Whether this exact phenomenon affects our models is not clear, but we do perhaps see something similar when any stalling tendency in a model rolls it into a flat inverted spin. Generally, this is terminal, but if enough altitude has been gained, a partial recovery followed by a repeat performance is possible.

To aid a discussion of models with possibly ‘extreme’ features and try to predict whether they are viable, a number of analogous designs compatible with the Rapier L-2 are in shown the following, somewhat fanciful, table. The designs are old, new, and possible, and the ratio of span to length is added to aid comparison. Yes, I know the sample is small, but we are only looking for trends and not talking rocket science here (?).

  Tailored Starfighter

- RAF Flying Review, June 1958 (p. 7)
# Model Wingspan,(S) ('') Length,(L) ('') S/L
1 Miles M.52 11.75 14.75 0.8
2 Bell XS-1 12.8 14.9 0.86
3 Bell X-1E 11.4 14.4 0.8
4 SkyJet 10.3 15.75 0.65
5 Leduc 021 11.0 11.75 0.94
6 Bachem Natter* 6.0 8.25 0.73
7 Trident 11 18.0 0.61
8 Bristol Type 178 11.5 18.0 0.64
9 Douglas X-3 6.65 17.0 0.39
10 Skyrocket** (WM) 7.5 12 0.63
11 Skyrocket** (JW)*** 11.75 19.5 0.60
12 Sukhoi SU-11** 10.25 16.5 0.63
13 Leduc 022 8.5 16.5 0.60
14 Starfighter 7.25 16.7 0.43

* For L1 ** Swept back wings ***Joseph H Wherry

  Crossley's Miles M.52

John Digby’s Miles.52 to Richard Crossley’s design
- John Digby
The Miles M.52 (above right), and the Bell XS-1 and its derivatives are well-proven designs and will fly well in wide circuits at pretty much a constant height. The Douglas Skyjet, a low wing design is marginally less stable, whilst the Leduc 021 (right), of similar size and shape to the XS-1, has a very flat glide, perhaps a result of the straight-through ducting and consequent low profile drag from the fuselage. Graham Knight had a foam and balsa Heinkel 178 for L-2 at Old Warden (this is not included in the table) and this also flew in a stable wide circle, ‘straight off the board’, as they say. I don’t have details of this most realistic model, but from the full size data one can derive an S/L of about 1.1. So it appears to be the case that for straight wing prototypes S/L ratios of 0.8-1.1 equate to happy flying characteristics. The Bachem Natter for L1 (Aeromodeller Feb. 2001) has a span of only 6” for a length of 8.25” (S/L 0.73) and flies well if given a head start with a bungee launch. The Trident (1956) was a French rocket interceptor with a straight wing and small turbojets on the tips; the Bristol type 178 (1952) was also rocket powered, though British, and looked remarkably similar to the Starfighter. These two most interesting design concepts have only a small reduction in S/L (0.61-0.64) from the Natter and may therefore be attempted with some confidence.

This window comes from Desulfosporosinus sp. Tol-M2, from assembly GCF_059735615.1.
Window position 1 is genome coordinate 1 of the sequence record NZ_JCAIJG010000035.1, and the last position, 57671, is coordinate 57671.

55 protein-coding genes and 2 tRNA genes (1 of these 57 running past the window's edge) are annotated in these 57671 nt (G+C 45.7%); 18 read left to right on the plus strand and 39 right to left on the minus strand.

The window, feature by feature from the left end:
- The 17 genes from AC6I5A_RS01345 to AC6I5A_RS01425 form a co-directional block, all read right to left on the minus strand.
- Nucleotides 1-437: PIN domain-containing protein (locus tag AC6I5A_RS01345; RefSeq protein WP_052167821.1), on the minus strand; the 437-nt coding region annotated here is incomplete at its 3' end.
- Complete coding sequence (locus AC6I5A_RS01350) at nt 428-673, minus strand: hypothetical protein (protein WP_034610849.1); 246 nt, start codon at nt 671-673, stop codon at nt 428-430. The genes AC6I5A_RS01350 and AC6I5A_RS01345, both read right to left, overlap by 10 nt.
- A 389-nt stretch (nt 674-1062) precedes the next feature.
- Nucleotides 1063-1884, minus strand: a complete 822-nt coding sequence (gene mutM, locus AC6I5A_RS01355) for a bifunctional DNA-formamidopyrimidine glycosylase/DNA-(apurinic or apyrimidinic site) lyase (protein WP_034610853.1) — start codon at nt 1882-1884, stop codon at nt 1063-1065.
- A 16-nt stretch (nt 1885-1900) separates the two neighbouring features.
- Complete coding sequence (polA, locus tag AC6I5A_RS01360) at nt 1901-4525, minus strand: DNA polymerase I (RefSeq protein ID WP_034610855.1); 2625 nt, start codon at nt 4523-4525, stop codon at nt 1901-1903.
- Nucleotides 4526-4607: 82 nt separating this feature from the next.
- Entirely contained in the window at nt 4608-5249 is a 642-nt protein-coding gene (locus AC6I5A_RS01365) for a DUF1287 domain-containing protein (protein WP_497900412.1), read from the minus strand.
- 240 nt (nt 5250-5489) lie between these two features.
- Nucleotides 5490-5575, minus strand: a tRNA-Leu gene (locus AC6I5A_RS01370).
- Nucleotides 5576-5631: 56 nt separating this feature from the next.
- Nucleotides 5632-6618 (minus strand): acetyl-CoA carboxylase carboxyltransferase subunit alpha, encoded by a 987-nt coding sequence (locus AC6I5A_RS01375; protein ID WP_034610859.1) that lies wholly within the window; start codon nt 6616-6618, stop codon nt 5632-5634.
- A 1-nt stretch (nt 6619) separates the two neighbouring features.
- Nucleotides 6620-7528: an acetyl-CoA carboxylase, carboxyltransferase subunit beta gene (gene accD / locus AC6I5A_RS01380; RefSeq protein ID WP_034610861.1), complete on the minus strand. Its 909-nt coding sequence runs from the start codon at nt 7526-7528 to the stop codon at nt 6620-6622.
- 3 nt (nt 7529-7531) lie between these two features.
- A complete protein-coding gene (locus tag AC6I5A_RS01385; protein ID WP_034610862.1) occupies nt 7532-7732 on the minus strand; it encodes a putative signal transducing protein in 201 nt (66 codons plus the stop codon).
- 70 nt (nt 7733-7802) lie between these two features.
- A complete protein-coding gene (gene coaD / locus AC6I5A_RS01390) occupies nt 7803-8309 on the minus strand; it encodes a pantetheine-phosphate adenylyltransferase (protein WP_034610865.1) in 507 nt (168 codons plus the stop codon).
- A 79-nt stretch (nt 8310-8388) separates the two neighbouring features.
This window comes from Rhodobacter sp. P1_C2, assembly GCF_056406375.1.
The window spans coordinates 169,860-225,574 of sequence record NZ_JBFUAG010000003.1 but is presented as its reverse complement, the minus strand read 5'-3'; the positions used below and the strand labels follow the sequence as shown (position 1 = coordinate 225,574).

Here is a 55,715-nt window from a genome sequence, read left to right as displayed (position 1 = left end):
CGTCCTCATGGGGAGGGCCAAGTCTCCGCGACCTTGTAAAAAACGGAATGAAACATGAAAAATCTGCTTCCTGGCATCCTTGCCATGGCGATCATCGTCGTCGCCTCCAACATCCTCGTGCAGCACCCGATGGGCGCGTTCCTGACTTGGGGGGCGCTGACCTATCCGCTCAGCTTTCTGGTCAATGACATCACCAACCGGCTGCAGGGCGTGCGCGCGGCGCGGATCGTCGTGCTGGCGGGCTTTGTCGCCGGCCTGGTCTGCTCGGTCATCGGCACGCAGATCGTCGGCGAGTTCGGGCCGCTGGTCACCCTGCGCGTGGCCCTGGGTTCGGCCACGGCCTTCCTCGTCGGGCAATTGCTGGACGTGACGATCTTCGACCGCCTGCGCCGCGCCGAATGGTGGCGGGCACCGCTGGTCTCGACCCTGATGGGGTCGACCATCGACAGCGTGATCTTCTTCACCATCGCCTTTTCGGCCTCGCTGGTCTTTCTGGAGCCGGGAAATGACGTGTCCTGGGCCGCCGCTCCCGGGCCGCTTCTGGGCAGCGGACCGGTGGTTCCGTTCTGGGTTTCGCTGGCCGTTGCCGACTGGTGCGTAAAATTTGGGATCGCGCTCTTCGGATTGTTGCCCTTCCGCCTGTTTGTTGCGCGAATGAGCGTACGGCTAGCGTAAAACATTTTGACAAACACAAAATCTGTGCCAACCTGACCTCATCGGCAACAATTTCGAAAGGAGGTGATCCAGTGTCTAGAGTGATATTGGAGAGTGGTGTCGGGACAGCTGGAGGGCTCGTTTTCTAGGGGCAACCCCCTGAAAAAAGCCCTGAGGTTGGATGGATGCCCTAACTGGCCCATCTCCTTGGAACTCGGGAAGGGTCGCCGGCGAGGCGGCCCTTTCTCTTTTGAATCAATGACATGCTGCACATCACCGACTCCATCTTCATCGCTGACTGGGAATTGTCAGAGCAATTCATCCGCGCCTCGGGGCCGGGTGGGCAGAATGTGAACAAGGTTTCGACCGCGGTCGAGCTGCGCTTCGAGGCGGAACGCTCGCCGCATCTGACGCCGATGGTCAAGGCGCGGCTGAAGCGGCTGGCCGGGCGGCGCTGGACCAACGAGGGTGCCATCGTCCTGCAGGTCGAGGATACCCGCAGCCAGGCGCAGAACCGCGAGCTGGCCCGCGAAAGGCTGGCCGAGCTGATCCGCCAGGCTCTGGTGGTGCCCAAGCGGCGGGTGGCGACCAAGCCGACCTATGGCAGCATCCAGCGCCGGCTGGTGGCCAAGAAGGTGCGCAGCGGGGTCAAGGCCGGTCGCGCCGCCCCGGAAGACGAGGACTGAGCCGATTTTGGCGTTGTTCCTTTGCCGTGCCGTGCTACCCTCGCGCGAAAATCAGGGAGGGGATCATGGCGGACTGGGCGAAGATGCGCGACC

Simmonds' Leduc

Roger Simmonds’s Leduc 021
- Roger Simmonds
These sorts of considerations may not apply to models with swept wings. Some designers were initially very suspicious of the effect of swept wings on their models. Phil Smith argued in the 1951 Aeromodeller Annual, “sweepback as incorporated in most supersonic jet fighters is far too great for lateral stability in scale models and must be ‘tempered’ to an amount not exceeding 25 degrees on the leading edge”. He maintained that “this can usually be done without detracting greatly from the plan form of such a design as the Sabre, whose normal sweepback is 38 degrees”. Readers with access to photos of the Veron Sabre will draw their own conclusions. Mike Ingram thought differently, and his design of the Douglas Skyrocket keeps the 41 degrees of sweepback of the full size prototype. I know of two other Skyrocket designs. Richard Crossley designed one a few months back for L-2 (above right) but has given me few details. The ever-industrious Peter Smart built and flew one and it was “super stable with a lovely glide”. Richard “did cheat a bit by giving the model a slightly larger wing area than scale, although this does not spoil the feel of the model and you would have to be a Skyrocket expert to notice”. I hope this plan will soon become available. Joseph H Wherry in the US (JW) published a plan in the fifties. This is quite large for Jetex 50, having a span of 11.75” and a length of 19.5”, but it is a real vintage design and might be compatible with the L-2HP. The Sukhoi SU-11 for L-2 is a new plan from Richard Crossley (51 degree tailed delta wing with an S/L 0.63). Richard says it is stable and fast, though with a marginal glide. However (reports Mike Woodhouse), Chris Strachan had one with an L 2HP, which goes in an almost vertical spiral. This is obviously a model to watch out for! If these models are feasible, if in the ‘bat out of Hell’ class, then the Leduc 022, which has sweepback similar to the Skyrocket, and an S/L slightly less than the SU-11, may not be as impossible as I first thought.

  Crossley's Skyrocket

Adam Jenik’s Skyrocket to Richard Crossley’s design
- Adam Jenik